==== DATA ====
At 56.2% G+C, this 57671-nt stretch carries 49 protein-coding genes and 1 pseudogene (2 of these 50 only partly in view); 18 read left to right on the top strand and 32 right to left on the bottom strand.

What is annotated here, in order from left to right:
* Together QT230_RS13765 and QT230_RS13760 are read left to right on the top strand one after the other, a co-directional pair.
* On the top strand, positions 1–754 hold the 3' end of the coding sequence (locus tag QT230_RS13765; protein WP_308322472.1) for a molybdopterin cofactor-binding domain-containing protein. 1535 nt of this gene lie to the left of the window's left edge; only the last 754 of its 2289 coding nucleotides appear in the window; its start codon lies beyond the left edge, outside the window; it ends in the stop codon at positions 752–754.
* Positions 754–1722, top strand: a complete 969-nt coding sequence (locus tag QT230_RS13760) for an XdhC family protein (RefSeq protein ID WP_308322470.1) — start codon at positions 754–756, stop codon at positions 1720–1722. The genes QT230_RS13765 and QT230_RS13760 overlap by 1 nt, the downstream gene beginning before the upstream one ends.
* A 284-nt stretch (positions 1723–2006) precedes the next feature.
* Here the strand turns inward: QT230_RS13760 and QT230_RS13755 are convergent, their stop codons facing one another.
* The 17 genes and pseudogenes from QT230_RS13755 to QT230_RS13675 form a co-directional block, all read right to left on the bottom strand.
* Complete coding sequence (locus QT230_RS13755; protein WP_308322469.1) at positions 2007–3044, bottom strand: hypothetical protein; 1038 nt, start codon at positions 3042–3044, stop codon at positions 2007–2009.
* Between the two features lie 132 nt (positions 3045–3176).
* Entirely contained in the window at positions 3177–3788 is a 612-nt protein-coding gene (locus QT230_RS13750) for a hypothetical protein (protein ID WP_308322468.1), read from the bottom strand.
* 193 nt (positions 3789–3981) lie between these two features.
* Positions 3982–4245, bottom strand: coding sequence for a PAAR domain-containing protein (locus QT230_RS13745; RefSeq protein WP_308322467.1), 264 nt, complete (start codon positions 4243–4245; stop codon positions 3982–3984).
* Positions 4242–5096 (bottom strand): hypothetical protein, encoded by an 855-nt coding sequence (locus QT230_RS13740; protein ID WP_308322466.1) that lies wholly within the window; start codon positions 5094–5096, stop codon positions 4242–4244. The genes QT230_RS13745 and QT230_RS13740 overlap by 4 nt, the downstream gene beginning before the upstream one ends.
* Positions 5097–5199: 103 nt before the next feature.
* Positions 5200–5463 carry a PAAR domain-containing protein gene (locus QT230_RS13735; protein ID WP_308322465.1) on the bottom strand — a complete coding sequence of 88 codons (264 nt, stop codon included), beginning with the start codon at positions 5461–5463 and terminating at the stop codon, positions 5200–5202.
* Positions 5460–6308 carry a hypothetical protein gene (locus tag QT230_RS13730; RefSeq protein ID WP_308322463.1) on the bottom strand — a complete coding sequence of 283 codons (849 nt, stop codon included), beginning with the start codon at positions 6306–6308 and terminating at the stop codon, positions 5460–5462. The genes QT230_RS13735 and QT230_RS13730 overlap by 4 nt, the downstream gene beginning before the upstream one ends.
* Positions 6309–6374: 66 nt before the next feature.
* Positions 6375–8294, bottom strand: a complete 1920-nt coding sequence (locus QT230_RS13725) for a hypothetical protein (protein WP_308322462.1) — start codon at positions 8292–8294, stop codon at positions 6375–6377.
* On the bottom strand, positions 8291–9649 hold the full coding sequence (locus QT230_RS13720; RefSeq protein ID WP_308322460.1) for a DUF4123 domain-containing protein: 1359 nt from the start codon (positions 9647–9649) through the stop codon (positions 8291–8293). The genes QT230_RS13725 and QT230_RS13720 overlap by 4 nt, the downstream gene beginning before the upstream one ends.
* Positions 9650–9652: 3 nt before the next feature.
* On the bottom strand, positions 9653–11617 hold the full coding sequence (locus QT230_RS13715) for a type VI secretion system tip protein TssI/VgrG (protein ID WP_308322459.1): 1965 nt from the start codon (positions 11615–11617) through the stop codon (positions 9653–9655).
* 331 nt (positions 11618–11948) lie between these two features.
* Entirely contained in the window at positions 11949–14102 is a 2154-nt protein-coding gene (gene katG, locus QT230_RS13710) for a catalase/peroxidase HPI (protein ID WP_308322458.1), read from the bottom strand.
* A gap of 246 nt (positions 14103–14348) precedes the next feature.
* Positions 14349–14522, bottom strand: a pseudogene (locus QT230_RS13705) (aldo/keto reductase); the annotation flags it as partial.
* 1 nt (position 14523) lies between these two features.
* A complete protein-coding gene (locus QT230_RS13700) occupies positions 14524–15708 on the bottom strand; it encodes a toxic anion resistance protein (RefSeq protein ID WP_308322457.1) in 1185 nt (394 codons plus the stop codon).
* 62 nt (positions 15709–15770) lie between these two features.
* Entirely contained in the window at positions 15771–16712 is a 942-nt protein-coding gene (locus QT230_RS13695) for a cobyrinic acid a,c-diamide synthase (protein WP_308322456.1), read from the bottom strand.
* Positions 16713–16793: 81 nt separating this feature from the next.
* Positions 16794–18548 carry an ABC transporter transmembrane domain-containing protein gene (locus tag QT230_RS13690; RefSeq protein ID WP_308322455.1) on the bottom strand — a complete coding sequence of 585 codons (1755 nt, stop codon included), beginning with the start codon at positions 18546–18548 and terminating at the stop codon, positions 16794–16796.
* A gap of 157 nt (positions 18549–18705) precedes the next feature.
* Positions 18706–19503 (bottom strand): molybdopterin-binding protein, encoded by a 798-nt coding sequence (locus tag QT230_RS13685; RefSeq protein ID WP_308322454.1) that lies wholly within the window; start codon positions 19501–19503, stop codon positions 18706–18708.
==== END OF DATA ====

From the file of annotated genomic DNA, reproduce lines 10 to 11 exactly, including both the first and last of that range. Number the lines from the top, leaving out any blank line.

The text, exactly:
* Between the two features lie 132 nt (positions 3045–3176).
* Entirely contained in the window at positions 3177–3788 is a 612-nt protein-coding gene (locus QT230_RS13750) for a hypothetical protein (protein ID WP_308322468.1), read from the bottom strand.